Manual for Battery-port assembly

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Manual for Battery-port assembly

 

Disclaimer: this is a manual for the exchange of the battery-port assembly. It doesn’t pretend to be a full repair guide. There may be many failure modes in a HP41, and to diagnose even the most frequent of them is beyond the scope of this manual.

We assume that the machine doesn’t work because of the rust in the battery assembly, but it may be due to many other things:

- broken screw posts
- broken upper screw supports.
- rust in the main circuit

1. Do you have a) a readymade assembly or b) the piece and the flex circuit, and you need to put it together? If a), keep on reading; if b), go first to the manual for the flex-pcb.

2. Remove the battery pack and disassemble the calculator. With a flat screwdriver, pry in-between the body and the rubber supports. Be careful because below the rubber there is an adhesive band, and we want it to come up together with the rubber, to be able to use it thereafter. Also, we want to avoid damage to it. Put them away on top of a paper. If they are around your work area, they will be a pain since they adhere to everything!

3. With a Philips screwdriver, unscrew the 4 screws. Do not exert too much force - the holes are not screwed internally, and pushing it too hard will break the inner surface, rendering it “unscrewable” henceforth.

4. Pull the back side of the calculator upwards. and leave it upwards beside the calculator. Look inside: in the interior is green, with an integrated circuit in the middle, you have a “half-nut” calculator; if you see a whitish keyboard circuit and another circuit on top of it, you have a “full-nut”. The full nut upper circuit may be screwed to the screw posts with a nut, or held in place by means of pressure of the case (in this case (no pun intended) there are two cylinders protruding down from the case with the task of applying that pressure.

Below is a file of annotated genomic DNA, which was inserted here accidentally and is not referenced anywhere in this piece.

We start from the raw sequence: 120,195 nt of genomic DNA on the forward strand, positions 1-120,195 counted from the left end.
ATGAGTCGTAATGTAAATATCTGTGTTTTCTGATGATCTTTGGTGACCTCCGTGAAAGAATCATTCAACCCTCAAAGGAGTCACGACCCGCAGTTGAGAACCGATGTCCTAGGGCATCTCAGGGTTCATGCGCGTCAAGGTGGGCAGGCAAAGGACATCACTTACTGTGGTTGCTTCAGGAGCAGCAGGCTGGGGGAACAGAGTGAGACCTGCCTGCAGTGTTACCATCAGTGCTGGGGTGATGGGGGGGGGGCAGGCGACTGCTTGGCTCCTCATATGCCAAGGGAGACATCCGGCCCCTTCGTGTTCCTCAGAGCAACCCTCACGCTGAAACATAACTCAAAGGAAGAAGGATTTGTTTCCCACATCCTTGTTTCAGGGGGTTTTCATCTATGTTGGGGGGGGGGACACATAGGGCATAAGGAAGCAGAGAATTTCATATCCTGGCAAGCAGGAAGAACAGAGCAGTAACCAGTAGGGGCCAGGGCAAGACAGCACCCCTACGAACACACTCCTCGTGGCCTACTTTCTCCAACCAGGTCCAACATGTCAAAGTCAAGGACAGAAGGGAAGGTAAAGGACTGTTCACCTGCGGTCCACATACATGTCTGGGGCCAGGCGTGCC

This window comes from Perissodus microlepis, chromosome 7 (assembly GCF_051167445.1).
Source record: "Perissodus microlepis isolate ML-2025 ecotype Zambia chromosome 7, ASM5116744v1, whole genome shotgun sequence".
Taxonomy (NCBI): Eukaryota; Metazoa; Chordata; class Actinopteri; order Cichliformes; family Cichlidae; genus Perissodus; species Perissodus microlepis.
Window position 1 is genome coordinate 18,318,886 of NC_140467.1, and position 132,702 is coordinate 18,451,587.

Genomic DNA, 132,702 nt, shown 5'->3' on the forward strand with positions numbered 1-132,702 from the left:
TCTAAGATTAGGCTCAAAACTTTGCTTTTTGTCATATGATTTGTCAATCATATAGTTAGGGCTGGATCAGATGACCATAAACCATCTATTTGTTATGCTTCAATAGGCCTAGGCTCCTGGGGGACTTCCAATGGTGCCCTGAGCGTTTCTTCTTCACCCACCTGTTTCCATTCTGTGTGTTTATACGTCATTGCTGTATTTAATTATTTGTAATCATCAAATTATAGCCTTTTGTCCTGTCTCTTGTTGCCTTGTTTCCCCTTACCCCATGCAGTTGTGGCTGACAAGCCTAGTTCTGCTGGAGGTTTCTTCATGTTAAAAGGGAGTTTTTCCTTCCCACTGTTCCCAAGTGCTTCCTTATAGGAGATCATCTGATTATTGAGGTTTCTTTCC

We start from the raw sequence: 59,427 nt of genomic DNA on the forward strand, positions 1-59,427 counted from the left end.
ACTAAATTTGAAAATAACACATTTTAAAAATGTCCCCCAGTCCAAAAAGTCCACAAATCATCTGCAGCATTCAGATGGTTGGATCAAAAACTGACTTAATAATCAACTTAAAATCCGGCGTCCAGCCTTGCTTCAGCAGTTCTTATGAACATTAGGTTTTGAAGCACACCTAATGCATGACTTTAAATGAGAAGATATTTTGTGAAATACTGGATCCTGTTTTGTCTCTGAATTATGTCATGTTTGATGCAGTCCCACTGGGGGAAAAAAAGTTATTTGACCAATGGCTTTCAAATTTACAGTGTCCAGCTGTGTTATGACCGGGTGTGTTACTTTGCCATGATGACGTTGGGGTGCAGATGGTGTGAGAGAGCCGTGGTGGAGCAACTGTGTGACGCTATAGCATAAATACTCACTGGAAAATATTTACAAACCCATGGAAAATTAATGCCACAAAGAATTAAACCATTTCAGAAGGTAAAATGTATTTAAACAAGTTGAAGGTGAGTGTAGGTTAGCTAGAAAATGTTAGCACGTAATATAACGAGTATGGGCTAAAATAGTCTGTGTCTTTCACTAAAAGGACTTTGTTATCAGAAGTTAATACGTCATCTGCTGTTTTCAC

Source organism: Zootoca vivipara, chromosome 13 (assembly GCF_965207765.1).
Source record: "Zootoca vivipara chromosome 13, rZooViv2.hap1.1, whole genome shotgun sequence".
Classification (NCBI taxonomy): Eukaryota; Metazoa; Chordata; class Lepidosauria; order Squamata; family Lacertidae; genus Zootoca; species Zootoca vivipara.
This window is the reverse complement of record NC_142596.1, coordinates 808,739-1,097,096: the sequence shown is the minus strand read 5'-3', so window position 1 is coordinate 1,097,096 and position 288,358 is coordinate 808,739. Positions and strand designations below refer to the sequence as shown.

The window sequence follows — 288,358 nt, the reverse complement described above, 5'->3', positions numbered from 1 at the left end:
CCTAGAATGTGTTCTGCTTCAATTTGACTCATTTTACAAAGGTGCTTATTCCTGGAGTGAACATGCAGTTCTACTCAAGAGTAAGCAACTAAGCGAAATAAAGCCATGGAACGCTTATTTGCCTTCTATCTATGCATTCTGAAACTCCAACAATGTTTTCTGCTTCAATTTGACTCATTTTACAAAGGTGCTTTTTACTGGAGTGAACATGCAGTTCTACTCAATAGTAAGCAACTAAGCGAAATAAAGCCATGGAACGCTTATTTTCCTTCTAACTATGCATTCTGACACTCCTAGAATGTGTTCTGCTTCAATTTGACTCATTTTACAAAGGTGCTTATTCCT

Take out the black plastic that covers the circuit.

Now, take the time to observe:

- Are the screw posts broken? look into the upper and lower screw posts. It may happen that they aren to completely broken, but there are cases in which there are close to invisible cracks, that may lead to the system not working.
- Is there green rust in the circuit? if so, you will have to clean it. In our experience, there is nothing better than Caig De-Oxit D5. You have to apply it and rub it with a cotton stick. You will be surprised about how well it removes the green part. If you have a full nut, you will have to lift the upper circuit, in order to clean below it as well. Do it until all green has been completely removed. In some cases, it was so corroded that a circuit piste disappears. There are silver conductive pens that will allow you to “draw” the piste again.
- In the back case, are the upper screw head supports broken or cracked? If so, the best solution we have found is to remove the support altogether and use our brokenback repair piece.

5. Pull up the original battery-port assembly. It is removed by just pulling it up, vertically (this is important). It is not glued in place, and it should come up. Increase force carefully, and do not move it horizontally, since you will break the vertical table that hold it in place.

6. Clean everything below it. Usually it ends up full of grease - I don’t know where it comes from!. Pass Caig Deoxit through all contacts in view in the main circuit.

7. Place the new assembly on the back case, making sure the tabs in the case enter in the holes. It fits tight but comfortably.

8. Replace the black plastic. In a full-nut, you will have to pull up the processor circuit.

9. Put the back case in place. Be sure of placing the intermediate plastic piece (the one that covers 3 sides of the calculator) the right way: with the calculator upside-down, the angle of the piece seen from the port side should be like this: \  /.

10. Screw back the screws. I usually start with the upper screws, but I don’t think it is critical. What is important is to do it tightly, but not forcing it too much since you can break the 30-year old posts. And you are now done!

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